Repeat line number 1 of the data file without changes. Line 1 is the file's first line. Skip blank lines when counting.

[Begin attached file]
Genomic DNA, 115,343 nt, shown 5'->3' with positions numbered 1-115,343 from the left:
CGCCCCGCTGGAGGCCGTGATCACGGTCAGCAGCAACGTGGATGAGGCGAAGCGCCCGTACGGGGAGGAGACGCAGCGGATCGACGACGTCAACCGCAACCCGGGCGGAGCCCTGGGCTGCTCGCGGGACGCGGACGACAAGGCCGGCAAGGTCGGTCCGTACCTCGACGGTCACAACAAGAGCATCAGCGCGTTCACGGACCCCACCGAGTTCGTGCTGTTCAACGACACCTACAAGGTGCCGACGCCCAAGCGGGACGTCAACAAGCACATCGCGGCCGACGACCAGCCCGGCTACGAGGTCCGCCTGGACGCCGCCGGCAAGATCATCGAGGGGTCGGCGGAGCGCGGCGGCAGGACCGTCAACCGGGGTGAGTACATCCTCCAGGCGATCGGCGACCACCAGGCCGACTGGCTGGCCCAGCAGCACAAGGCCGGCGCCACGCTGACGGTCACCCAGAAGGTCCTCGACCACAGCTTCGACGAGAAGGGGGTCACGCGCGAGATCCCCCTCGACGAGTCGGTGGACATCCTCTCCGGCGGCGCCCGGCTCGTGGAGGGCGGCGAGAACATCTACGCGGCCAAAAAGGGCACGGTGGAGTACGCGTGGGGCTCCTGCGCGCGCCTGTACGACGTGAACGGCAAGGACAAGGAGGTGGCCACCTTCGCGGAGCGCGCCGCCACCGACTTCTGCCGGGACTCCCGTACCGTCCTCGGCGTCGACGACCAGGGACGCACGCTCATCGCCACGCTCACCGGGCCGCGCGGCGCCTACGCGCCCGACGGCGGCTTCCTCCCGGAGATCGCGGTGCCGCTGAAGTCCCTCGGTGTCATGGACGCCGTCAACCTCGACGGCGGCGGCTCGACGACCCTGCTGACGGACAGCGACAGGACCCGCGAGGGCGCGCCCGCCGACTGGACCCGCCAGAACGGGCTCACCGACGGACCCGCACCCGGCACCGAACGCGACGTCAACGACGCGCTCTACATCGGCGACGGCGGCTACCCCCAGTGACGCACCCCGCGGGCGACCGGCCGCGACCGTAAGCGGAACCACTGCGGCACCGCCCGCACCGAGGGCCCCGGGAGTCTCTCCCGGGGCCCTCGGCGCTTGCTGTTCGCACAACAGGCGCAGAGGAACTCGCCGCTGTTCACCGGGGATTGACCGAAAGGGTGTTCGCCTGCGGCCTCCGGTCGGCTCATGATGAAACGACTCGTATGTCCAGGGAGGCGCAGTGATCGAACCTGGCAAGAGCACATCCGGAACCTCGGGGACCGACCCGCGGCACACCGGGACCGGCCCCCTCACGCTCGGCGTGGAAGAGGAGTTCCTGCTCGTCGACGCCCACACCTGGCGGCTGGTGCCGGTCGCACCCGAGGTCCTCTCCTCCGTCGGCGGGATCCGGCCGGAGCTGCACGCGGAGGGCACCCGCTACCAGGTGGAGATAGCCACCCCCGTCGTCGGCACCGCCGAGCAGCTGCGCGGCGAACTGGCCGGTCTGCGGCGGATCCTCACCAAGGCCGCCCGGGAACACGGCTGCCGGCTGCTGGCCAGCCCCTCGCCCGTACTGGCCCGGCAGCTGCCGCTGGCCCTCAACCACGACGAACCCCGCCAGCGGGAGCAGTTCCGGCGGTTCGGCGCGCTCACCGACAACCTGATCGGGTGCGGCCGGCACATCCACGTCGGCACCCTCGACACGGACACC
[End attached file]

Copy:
Genomic DNA, 115,343 nt, shown 5'->3' with positions numbered 1-115,343 from the left: